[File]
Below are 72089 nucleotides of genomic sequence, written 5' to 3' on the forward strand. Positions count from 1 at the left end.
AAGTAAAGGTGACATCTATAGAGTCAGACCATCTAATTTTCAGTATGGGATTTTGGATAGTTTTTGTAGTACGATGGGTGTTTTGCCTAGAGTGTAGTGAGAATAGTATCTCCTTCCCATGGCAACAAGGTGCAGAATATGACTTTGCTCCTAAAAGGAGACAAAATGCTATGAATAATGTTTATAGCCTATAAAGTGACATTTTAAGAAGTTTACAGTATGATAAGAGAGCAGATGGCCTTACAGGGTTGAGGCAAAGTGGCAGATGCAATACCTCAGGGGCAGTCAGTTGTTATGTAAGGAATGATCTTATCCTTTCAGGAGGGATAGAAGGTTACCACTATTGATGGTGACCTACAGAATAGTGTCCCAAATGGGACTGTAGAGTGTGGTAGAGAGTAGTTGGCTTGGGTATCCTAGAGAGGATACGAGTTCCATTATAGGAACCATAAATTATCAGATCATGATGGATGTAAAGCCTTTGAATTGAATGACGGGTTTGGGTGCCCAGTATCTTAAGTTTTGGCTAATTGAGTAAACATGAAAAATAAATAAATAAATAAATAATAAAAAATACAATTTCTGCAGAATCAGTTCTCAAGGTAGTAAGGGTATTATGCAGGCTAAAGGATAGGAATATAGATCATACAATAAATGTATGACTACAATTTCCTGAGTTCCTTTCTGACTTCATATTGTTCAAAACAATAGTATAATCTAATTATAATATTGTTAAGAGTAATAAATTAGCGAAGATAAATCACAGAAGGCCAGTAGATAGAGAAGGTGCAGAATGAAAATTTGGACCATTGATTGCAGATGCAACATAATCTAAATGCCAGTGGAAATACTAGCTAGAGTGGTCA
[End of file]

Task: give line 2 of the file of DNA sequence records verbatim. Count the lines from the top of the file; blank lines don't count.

AAGTAAAGGTGACATCTATAGAGTCAGACCATCTAATTTTCAGTATGGGATTTTGGATAGTTTTTGTAGTACGATGGGTGTTTTGCCTAGAGTGTAGTGAGAATAGTATCTCCTTCCCATGGCAACAAGGTGCAGAATATGACTTTGCTCCTAAAAGGAGACAAAATGCTATGAATAATGTTTATAGCCTATAAAGTGACATTTTAAGAAGTTTACAGTATGATAAGAGAGCAGATGGCCTTACAGGGTTGAGGCAAAGTGGCAGATGCAATACCTCAGGGGCAGTCAGTTGTTATGTAAGGAATGATCTTATCCTTTCAGGAGGGATAGAAGGTTACCACTATTGATGGTGACCTACAGAATAGTGTCCCAAATGGGACTGTAGAGTGTGGTAGAGAGTAGTTGGCTTGGGTATCCTAGAGAGGATACGAGTTCCATTATAGGAACCATAAATTATCAGATCATGATGGATGTAAAGCCTTTGAATTGAATGACGGGTTTGGGTGCCCAGTATCTTAAGTTTTGGCTAATTGAGTAAACATGAAAAATAAATAAATAAATAAATAATAAAAAATACAATTTCTGCAGAATCAGTTCTCAAGGTAGTAAGGGTATTATGCAGGCTAAAGGATAGGAATATAGATCATACAATAAATGTATGACTACAATTTCCTGAGTTCCTTTCTGACTTCATATTGTTCAAAACAATAGTATAATCTAATTATAATATTGTTAAGAGTAATAAATTAGCGAAGATAAATCACAGAAGGCCAGTAGATAGAGAAGGTGCAGAATGAAAATTTGGACCATTGATTGCAGATGCAACATAATCTAAATGCCAGTGGAAATACTAGCTAGAGTGGTCA